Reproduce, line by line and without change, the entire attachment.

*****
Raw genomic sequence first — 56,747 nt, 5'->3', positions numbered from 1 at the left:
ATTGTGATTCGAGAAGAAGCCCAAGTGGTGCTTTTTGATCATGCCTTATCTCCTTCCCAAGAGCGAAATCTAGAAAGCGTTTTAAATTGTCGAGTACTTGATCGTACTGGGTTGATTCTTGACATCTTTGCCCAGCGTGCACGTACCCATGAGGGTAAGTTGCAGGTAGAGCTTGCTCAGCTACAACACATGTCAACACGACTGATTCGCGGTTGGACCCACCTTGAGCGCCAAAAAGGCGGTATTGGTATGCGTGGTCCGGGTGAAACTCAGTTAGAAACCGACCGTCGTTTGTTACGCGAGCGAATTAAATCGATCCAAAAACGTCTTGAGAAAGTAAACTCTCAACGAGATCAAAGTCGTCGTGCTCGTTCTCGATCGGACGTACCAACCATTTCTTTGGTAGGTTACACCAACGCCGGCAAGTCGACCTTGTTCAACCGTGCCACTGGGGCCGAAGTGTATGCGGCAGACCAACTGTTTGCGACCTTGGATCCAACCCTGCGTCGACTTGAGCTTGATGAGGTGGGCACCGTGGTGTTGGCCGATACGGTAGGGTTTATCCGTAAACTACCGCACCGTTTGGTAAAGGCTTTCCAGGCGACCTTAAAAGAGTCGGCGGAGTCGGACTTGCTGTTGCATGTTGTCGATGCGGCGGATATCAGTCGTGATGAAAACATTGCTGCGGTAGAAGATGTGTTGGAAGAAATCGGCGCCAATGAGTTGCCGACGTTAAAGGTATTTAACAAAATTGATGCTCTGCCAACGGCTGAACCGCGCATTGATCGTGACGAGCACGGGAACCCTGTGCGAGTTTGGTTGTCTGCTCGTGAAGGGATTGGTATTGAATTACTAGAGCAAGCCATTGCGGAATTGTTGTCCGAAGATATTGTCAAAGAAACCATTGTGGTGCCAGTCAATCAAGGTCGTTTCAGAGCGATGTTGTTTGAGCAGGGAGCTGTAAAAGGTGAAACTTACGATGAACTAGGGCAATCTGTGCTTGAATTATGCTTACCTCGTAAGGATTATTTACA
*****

Raw genomic sequence first — 56,747 nt, 5'->3', positions numbered from 1 at the left:
ATTGTGATTCGAGAAGAAGCCCAAGTGGTGCTTTTTGATCATGCCTTATCTCCTTCCCAAGAGCGAAATCTAGAAAGCGTTTTAAATTGTCGAGTACTTGATCGTACTGGGTTGATTCTTGACATCTTTGCCCAGCGTGCACGTACCCATGAGGGTAAGTTGCAGGTAGAGCTTGCTCAGCTACAACACATGTCAACACGACTGATTCGCGGTTGGACCCACCTTGAGCGCCAAAAAGGCGGTATTGGTATGCGTGGTCCGGGTGAAACTCAGTTAGAAACCGACCGTCGTTTGTTACGCGAGCGAATTAAATCGATCCAAAAACGTCTTGAGAAAGTAAACTCTCAACGAGATCAAAGTCGTCGTGCTCGTTCTCGATCGGACGTACCAACCATTTCTTTGGTAGGTTACACCAACGCCGGCAAGTCGACCTTGTTCAACCGTGCCACTGGGGCCGAAGTGTATGCGGCAGACCAACTGTTTGCGACCTTGGATCCAACCCTGCGTCGACTTGAGCTTGATGAGGTGGGCACCGTGGTGTTGGCCGATACGGTAGGGTTTATCCGTAAACTACCGCACCGTTTGGTAAAGGCTTTCCAGGCGACCTTAAAAGAGTCGGCGGAGTCGGACTTGCTGTTGCATGTTGTCGATGCGGCGGATATCAGTCGTGATGAAAACATTGCTGCGGTAGAAGATGTGTTGGAAGAAATCGGCGCCAATGAGTTGCCGACGTTAAAGGTATTTAACAAAATTGATGCTCTGCCAACGGCTGAACCGCGCATTGATCGTGACGAGCACGGGAACCCTGTGCGAGTTTGGTTGTCTGCTCGTGAAGGGATTGGTATTGAATTACTAGAGCAAGCCATTGCGGAATTGTTGTCCGAAGATATTGTCAAAGAAACCATTGTGGTGCCAGTCAATCAAGGTCGTTTCAGAGCGATGTTGTTTGAGCAGGGAGCTGTAAAAGGTGAAACTTACGATGAACTAGGGCAATCTGTGCTTGAATTATGCTTACCTCGTAAGGATTATTTACA